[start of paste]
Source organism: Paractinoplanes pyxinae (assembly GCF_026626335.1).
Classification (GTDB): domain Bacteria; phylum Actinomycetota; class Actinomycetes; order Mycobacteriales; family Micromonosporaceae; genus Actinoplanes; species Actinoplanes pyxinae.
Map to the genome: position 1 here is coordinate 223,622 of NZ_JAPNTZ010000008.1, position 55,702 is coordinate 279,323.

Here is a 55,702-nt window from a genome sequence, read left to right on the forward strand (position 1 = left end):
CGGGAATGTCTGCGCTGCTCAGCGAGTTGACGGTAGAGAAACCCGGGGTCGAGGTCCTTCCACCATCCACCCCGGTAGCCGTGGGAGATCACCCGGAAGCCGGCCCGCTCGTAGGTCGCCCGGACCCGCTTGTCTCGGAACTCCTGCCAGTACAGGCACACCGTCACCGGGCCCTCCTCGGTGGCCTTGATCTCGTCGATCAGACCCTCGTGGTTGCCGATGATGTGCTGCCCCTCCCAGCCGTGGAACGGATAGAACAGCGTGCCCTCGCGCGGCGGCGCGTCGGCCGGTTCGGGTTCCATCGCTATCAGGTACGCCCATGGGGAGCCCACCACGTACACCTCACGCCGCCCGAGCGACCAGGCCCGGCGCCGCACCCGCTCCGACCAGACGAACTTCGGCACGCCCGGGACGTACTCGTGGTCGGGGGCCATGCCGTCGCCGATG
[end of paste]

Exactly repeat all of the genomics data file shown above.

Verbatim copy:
Source organism: Paractinoplanes pyxinae (assembly GCF_026626335.1).
Classification (GTDB): domain Bacteria; phylum Actinomycetota; class Actinomycetes; order Mycobacteriales; family Micromonosporaceae; genus Actinoplanes; species Actinoplanes pyxinae.
Map to the genome: position 1 here is coordinate 223,622 of NZ_JAPNTZ010000008.1, position 55,702 is coordinate 279,323.

Here is a 55,702-nt window from a genome sequence, read left to right on the forward strand (position 1 = left end):
CGGGAATGTCTGCGCTGCTCAGCGAGTTGACGGTAGAGAAACCCGGGGTCGAGGTCCTTCCACCATCCACCCCGGTAGCCGTGGGAGATCACCCGGAAGCCGGCCCGCTCGTAGGTCGCCCGGACCCGCTTGTCTCGGAACTCCTGCCAGTACAGGCACACCGTCACCGGGCCCTCCTCGGTGGCCTTGATCTCGTCGATCAGACCCTCGTGGTTGCCGATGATGTGCTGCCCCTCCCAGCCGTGGAACGGATAGAACAGCGTGCCCTCGCGCGGCGGCGCGTCGGCCGGTTCGGGTTCCATCGCTATCAGGTACGCCCATGGGGAGCCCACCACGTACACCTCACGCCGCCCGAGCGACCAGGCCCGGCGCCGCACCCGCTCCGACCAGACGAACTTCGGCACGCCCGGGACGTACTCGTGGTCGGGGGCCATGCCGTCGCCGATG